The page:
- Students use alternative art materials for one-night-only exhibition June 18
- Digital Media wins national prize for TEDxBirmingham video
- Trip to New York brings national attention to Birmingham renaissance
- Clothes that work for new grads hitting the market
- Hagel emphasizes leadership to Naval Academy graduates
- Birmingham Chosen To Host 2015 C-USA Basketball Championships
- On The Money: How new graduates can take on the job market
- Canvas unrolled for new school year
- Tornadoes Leave Trail of Devastation (Photos)
- Campus closes early Tuesday due to severe thunderstorm
- Alabama does a double take: ‘Urinetown: the Musical’ hits home twice
- A+ Performance by Legend
- UAB Women’s Softball defeat Charlotte 49ers (8-0)
- A Fun and Fluffy Study Break In Lister Hill
- UAB Earth Month Festival
Twin Peaks: The Entire Mystery
“Twin Peaks” fans, rejoice! It was recently announced that the show would be making its debut on Blu-Ray, with all the bells and whistles one would hope for- and more than a few we fans never thought we’d get in the first place. Agent Cooper once famously said: “Every day, give yourself a present.” Well, I know what I’m getting myself at the end of June!
“Entertainment Weekly” broke the story that the whopping ten-disc set would not only include the series in its entirety, as one might expect, but also the pilot in both its original and extended “international” cut, which die-hard fans already know has a different resolution to the main mystery than the one on the show proper.
But that’s not all. For the first time, the prequel movie, “Twin Peaks: Fire Walk With Me” will also be included in the set. Creators David Lynch and Mark Frost have long talked about the many deleted scenes shot for the film, featuring characters that were on the show but not in the movie.
Despite online petitions, it seemed as if the deleted scenes would never be recovered, and indeed, might no longer exist, having either been destroyed or lost in a mysterious vault somewhere, never to be seen again. Lynch himself said that the question was moot, as the movie he edited was the movie he intended, and that there was no need, nor any reason for an extended “Director’s Cut.”
Fast forward to late last week, and his tune has changed somewhat. Though there will be no “Director’s Cut,” the long-lost scenes will indeed be on the box set, and as rumored, they’re a feature film unto themselves, running some ninety minutes or so in length. A trailer for the set can be found here, as well as a Tumblr account devoted to breaking news about the release here, which comes out on July 29th.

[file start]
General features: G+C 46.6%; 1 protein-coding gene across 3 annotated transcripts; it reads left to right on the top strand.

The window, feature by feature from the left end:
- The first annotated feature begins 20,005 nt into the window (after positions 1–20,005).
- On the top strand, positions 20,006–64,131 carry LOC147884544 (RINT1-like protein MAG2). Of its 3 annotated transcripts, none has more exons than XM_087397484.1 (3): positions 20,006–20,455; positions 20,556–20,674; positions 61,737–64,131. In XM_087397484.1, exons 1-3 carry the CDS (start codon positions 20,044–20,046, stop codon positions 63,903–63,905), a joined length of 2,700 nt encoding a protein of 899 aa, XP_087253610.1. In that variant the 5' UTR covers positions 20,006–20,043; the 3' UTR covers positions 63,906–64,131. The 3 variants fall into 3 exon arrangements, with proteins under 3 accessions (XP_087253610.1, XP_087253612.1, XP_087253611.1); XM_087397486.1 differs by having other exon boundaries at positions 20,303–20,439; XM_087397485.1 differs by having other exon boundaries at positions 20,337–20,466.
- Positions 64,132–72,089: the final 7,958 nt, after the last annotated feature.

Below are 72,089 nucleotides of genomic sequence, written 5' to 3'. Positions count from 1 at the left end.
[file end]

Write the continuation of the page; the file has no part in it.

But that’s not all! As per usual with a box set of this magnitude on Blu-Ray, special features abound, and not just ones recycled from the excellent “Definitive Gold Box Edition” on DVD. Making their appearances for the first time on Blu-Ray are deleted scenes from the show, outtakes, bloopers (can’t wait to see anything that involves Coop and that infamous llama!), and a host of interviews, including some with the actors from the show in character, which sounds amazing. Included in the latter is an interview with the Palmer family, which should be interesting, to say the least.
Last but not least, there’s a slew of new making of’s, behind the scenes footage, and featurettes focusing on everything from coffee and pie (but of course) to the show’s much-beloved jazzy, atmospheric soundtrack by Angelo Badalamenti. Given that an entire subgenre has arisen in the time since the show aired around the music alone, with artists like Lana Del Rey, Chelsea Wolfe and Silencio, it makes perfect sense that the new box set would address the influence.
Of course, the show itself is worth the price of admission for neophytes alone. A key influence on scads of shows that have come since, from “Northern Exposure” to “Buffy,” from “Lost” to “The Killing,” from “Desperate Housewives” to “Pretty Little Liars,” a whole lot of shows owe a huge debt of gratitude for “Peaks” for paving the way. Further, the ahead-of-its-time show also pioneered a new, movie-like approach to television in which ongoing stories were told over the course of a season, setting the stage for a different kind of television show in which paying attention to detail mattered, and catching clues helped one to figure out what was going on in the long term.
Revolving around the murder of a popular teen in a Northwestern town near Seattle, the show sought to answer the question “Who killed Laura Palmer?” Of course, getting there was half the fun, and though many dismissed the show after pressure from viewers and higher-up executives forced Lynch and Frost to solve the main mystery at hand, it rebounded nicely with a darker, deeper mystery revolving around the creepy BOB.
The final episode was particularly jarring, leaving many unanswered questions to this day for hardcore fans, no doubt part of why the show remains a cult favorite. What exactly was up with the notorious Red Room? Why did everyone talk backwards? What was up with the Giant? Or the dancing dwarf? Was BOB real or the “evil that men do”?
Will this set answer some of those questions? Only time will tell, but this fan, for one, can’t wait.